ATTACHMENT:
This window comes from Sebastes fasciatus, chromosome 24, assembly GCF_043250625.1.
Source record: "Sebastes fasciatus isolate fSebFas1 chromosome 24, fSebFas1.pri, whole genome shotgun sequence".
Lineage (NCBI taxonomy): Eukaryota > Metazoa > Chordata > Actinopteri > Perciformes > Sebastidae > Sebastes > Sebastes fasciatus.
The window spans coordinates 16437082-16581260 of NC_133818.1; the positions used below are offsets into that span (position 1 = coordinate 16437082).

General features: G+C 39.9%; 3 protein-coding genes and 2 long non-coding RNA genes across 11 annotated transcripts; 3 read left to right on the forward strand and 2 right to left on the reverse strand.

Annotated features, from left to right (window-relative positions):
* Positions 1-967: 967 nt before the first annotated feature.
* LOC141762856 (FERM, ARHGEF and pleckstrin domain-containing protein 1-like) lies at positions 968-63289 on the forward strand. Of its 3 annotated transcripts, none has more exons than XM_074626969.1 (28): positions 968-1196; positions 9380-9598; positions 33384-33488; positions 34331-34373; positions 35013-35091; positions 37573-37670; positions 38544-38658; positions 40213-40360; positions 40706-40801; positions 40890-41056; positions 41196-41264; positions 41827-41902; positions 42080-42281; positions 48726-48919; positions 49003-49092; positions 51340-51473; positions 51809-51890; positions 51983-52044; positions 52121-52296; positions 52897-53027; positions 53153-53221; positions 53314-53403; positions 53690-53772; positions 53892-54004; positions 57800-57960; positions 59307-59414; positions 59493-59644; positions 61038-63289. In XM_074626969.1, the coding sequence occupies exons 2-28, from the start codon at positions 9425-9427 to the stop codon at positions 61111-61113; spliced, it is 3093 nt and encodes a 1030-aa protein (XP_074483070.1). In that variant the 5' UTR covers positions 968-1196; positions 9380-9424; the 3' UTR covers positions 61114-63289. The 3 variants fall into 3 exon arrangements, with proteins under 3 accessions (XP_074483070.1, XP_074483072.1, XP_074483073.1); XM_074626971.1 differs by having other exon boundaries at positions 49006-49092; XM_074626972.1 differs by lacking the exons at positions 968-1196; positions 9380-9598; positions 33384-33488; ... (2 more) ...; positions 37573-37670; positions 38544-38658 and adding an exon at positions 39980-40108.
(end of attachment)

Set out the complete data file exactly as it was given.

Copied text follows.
This window comes from Sebastes fasciatus, chromosome 24, assembly GCF_043250625.1.
Source record: "Sebastes fasciatus isolate fSebFas1 chromosome 24, fSebFas1.pri, whole genome shotgun sequence".
Lineage (NCBI taxonomy): Eukaryota > Metazoa > Chordata > Actinopteri > Perciformes > Sebastidae > Sebastes > Sebastes fasciatus.
The window spans coordinates 16437082-16581260 of NC_133818.1; the positions used below are offsets into that span (position 1 = coordinate 16437082).

General features: G+C 39.9%; 3 protein-coding genes and 2 long non-coding RNA genes across 11 annotated transcripts; 3 read left to right on the forward strand and 2 right to left on the reverse strand.

Annotated features, from left to right (window-relative positions):
* Positions 1-967: 967 nt before the first annotated feature.
* LOC141762856 (FERM, ARHGEF and pleckstrin domain-containing protein 1-like) lies at positions 968-63289 on the forward strand. Of its 3 annotated transcripts, none has more exons than XM_074626969.1 (28): positions 968-1196; positions 9380-9598; positions 33384-33488; positions 34331-34373; positions 35013-35091; positions 37573-37670; positions 38544-38658; positions 40213-40360; positions 40706-40801; positions 40890-41056; positions 41196-41264; positions 41827-41902; positions 42080-42281; positions 48726-48919; positions 49003-49092; positions 51340-51473; positions 51809-51890; positions 51983-52044; positions 52121-52296; positions 52897-53027; positions 53153-53221; positions 53314-53403; positions 53690-53772; positions 53892-54004; positions 57800-57960; positions 59307-59414; positions 59493-59644; positions 61038-63289. In XM_074626969.1, the coding sequence occupies exons 2-28, from the start codon at positions 9425-9427 to the stop codon at positions 61111-61113; spliced, it is 3093 nt and encodes a 1030-aa protein (XP_074483070.1). In that variant the 5' UTR covers positions 968-1196; positions 9380-9424; the 3' UTR covers positions 61114-63289. The 3 variants fall into 3 exon arrangements, with proteins under 3 accessions (XP_074483070.1, XP_074483072.1, XP_074483073.1); XM_074626971.1 differs by having other exon boundaries at positions 49006-49092; XM_074626972.1 differs by lacking the exons at positions 968-1196; positions 9380-9598; positions 33384-33488; ... (2 more) ...; positions 37573-37670; positions 38544-38658 and adding an exon at positions 39980-40108.